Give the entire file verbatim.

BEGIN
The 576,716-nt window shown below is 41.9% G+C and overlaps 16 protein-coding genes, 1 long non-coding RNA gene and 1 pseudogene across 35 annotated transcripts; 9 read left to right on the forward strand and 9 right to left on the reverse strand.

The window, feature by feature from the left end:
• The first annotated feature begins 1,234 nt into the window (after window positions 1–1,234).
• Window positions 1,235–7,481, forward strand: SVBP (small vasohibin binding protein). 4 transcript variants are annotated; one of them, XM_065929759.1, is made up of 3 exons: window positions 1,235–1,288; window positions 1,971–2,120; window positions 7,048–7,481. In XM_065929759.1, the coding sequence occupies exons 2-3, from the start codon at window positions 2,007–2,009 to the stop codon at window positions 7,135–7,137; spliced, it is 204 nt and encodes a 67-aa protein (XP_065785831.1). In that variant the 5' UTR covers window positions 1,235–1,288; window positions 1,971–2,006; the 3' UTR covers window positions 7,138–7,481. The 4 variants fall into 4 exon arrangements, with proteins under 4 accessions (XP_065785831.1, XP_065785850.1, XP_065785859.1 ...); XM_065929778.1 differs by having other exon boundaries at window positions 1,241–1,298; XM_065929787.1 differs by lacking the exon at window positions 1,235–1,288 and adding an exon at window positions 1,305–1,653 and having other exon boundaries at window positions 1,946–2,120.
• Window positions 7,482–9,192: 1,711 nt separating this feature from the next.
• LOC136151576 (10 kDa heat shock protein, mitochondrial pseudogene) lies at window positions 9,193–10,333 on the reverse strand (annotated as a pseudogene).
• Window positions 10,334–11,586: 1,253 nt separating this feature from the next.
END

The 576,716-nt window shown below is 41.9% G+C and overlaps 16 protein-coding genes, 1 long non-coding RNA gene and 1 pseudogene across 35 annotated transcripts; 9 read left to right on the forward strand and 9 right to left on the reverse strand.

The window, feature by feature from the left end:
• The first annotated feature begins 1,234 nt into the window (after window positions 1–1,234).
• Window positions 1,235–7,481, forward strand: SVBP (small vasohibin binding protein). 4 transcript variants are annotated; one of them, XM_065929759.1, is made up of 3 exons: window positions 1,235–1,288; window positions 1,971–2,120; window positions 7,048–7,481. In XM_065929759.1, the coding sequence occupies exons 2-3, from the start codon at window positions 2,007–2,009 to the stop codon at window positions 7,135–7,137; spliced, it is 204 nt and encodes a 67-aa protein (XP_065785831.1). In that variant the 5' UTR covers window positions 1,235–1,288; window positions 1,971–2,006; the 3' UTR covers window positions 7,138–7,481. The 4 variants fall into 4 exon arrangements, with proteins under 4 accessions (XP_065785831.1, XP_065785850.1, XP_065785859.1 ...); XM_065929778.1 differs by having other exon boundaries at window positions 1,241–1,298; XM_065929787.1 differs by lacking the exon at window positions 1,235–1,288 and adding an exon at window positions 1,305–1,653 and having other exon boundaries at window positions 1,946–2,120.
• Window positions 7,482–9,192: 1,711 nt separating this feature from the next.
• LOC136151576 (10 kDa heat shock protein, mitochondrial pseudogene) lies at window positions 9,193–10,333 on the reverse strand (annotated as a pseudogene).
• Window positions 10,334–11,586: 1,253 nt separating this feature from the next.